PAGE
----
sterile cockpitFocus is pretty important, right? In fact in some jobs the ability to focus on the right thing at the right time can mean the difference between life and death.

Take pilots for instance. When landing an aircraft loaded with hundreds of passengers, it seems like a very good time to be thinking about nothing but getting the plane safely down on the correct runway, across the tarmac without incident and to the assigned gate.

That’s why in 1981 the FAA established the “Sterile Cockpit Rule”. This regulation prohibits crew members from performing “non-essential duties or activities while the aircraft is involved in taxi, takeoff, landing, and all other flight operations conducted below 10,000 feet, except cruise flight.”

Since the initiation of this regulation, studies have been done to determine whether non-adherence to the rule has been at the root of aviation incidents both significant and minor. (It bears mentioning that non-adherence to the Sterile Cockpit Rule is usually not intentional.) Four general categories of distraction are mentioned as reasons the rule is violated.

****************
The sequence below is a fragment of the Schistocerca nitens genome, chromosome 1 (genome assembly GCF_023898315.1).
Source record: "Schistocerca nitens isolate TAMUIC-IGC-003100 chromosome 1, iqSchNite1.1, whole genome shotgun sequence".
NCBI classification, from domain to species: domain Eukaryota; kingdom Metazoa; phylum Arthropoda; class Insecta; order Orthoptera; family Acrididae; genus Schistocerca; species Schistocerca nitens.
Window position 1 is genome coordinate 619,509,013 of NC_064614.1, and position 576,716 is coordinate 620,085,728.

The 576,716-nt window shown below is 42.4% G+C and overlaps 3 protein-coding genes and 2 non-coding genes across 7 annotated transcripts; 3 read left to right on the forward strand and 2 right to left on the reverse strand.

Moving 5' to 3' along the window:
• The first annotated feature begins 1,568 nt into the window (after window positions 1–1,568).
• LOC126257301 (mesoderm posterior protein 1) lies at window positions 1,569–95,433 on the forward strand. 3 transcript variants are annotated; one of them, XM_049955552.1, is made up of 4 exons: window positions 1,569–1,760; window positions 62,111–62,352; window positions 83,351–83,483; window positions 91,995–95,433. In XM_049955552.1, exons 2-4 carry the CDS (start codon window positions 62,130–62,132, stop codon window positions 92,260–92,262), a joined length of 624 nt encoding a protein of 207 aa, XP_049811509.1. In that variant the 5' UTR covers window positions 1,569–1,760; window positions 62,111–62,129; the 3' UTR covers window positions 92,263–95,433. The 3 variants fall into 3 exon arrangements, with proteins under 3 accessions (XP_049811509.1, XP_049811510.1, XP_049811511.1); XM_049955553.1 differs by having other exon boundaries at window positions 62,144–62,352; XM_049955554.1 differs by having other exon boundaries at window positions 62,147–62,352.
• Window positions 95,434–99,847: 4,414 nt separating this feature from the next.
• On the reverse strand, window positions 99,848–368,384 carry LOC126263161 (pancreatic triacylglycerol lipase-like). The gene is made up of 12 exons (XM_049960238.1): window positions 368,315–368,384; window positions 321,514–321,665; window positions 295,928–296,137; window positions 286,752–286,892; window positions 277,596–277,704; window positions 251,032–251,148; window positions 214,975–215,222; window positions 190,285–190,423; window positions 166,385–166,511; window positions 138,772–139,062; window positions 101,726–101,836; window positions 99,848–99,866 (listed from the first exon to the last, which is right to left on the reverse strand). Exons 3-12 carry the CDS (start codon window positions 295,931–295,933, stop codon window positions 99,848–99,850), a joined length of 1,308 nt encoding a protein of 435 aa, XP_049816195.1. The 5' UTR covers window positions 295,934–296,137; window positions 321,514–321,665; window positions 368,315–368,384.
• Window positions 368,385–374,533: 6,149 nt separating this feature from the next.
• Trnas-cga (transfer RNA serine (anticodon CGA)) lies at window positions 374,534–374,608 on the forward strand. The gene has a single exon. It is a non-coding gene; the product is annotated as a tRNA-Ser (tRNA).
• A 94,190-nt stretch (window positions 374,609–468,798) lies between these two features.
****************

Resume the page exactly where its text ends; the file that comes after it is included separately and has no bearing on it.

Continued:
1. A casual conversation started above 10,000 feet continues into descent
  2. A flight attendant unexpectedly visits the cockpit or calls on the interphone
  3. Non-essential radio calls and PA announcements
  4. Sight-seeing.

So why does this matter to you if you’re not a pilot (or passenger)?

Because  your jobs is important too, even if you aren’t making life and death judgment calls. You’re faced with the same types of distractions all day every day. And those distractions can exact a heavy cost. Any of these focus-killers sound familiar…

  1. Casual conversations that make you late for meetings
  2. Interruptions by support staff and co-workers forcing you to disengage from your project and re-engage minutes later, often at a cost disproportionate to the reason for the interruption
  3. Non-essential phone calls and e-mails
  4. Surfing the web
  5. Multitasking (Not the same thing as managing multiple projects, which you do need to do well.)

Does that mean it’s supposed to be all work and no play? Of course not. Even the FAA says the regulation was not established to eliminate all non-essential activities at all times. Just to prohibit those activities at critical points during flight operations. Same in your office. You need to have very clear boundaries when it comes to focus and shutting out distractions that can compromise productivity and ultimately erode profitability.

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